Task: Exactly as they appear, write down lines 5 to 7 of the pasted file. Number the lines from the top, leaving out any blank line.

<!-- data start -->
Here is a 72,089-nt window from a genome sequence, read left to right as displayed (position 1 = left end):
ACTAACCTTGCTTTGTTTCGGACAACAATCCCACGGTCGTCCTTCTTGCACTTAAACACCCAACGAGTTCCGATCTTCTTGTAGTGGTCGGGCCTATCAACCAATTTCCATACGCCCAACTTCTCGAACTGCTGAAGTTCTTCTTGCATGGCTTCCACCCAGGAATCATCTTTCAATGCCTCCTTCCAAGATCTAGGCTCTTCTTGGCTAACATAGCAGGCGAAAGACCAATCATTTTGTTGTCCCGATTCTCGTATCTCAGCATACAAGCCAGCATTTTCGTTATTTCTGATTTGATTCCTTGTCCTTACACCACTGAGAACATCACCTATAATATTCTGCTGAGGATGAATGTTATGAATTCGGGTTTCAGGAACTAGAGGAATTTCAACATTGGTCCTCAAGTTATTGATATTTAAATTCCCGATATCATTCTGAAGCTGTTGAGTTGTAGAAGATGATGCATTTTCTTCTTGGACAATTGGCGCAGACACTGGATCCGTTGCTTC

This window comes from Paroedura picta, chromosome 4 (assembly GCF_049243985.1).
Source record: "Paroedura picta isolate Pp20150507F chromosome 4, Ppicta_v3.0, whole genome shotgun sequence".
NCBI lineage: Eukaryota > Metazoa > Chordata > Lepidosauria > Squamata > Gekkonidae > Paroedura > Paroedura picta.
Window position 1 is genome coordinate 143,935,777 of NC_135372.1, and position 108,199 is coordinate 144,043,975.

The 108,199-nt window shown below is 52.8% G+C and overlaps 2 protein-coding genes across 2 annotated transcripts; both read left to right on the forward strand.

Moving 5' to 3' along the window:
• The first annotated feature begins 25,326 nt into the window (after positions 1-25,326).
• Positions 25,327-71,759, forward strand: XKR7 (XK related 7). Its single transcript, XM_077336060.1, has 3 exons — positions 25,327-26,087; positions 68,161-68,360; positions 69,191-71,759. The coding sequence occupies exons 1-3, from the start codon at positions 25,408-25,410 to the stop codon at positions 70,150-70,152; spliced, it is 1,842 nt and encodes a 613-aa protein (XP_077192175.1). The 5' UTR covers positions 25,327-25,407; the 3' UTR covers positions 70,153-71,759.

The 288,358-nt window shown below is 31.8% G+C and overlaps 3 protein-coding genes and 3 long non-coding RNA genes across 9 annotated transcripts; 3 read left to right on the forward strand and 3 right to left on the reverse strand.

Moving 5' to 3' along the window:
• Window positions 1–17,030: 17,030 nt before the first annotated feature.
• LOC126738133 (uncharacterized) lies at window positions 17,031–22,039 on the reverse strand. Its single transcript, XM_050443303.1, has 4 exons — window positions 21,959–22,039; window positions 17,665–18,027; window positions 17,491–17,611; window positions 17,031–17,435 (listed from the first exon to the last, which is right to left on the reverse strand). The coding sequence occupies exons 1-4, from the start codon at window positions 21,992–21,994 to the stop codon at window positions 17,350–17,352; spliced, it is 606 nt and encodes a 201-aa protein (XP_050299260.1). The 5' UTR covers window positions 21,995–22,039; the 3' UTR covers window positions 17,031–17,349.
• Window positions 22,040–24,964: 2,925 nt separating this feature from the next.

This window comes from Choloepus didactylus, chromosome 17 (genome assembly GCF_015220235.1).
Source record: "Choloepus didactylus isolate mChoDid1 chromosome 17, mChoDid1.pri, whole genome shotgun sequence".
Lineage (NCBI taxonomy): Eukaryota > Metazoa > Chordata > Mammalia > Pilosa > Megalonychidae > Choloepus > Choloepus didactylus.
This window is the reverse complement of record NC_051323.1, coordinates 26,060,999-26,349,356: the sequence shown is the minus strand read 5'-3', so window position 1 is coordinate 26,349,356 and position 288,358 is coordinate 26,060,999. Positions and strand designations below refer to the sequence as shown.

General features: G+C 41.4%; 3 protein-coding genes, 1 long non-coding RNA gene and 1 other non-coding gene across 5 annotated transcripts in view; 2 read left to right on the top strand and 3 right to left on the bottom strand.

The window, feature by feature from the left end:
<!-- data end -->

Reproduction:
NCBI lineage: Eukaryota > Metazoa > Chordata > Lepidosauria > Squamata > Gekkonidae > Paroedura > Paroedura picta.
Window position 1 is genome coordinate 143,935,777 of NC_135372.1, and position 108,199 is coordinate 144,043,975.

The 108,199-nt window shown below is 52.8% G+C and overlaps 2 protein-coding genes across 2 annotated transcripts; both read left to right on the forward strand.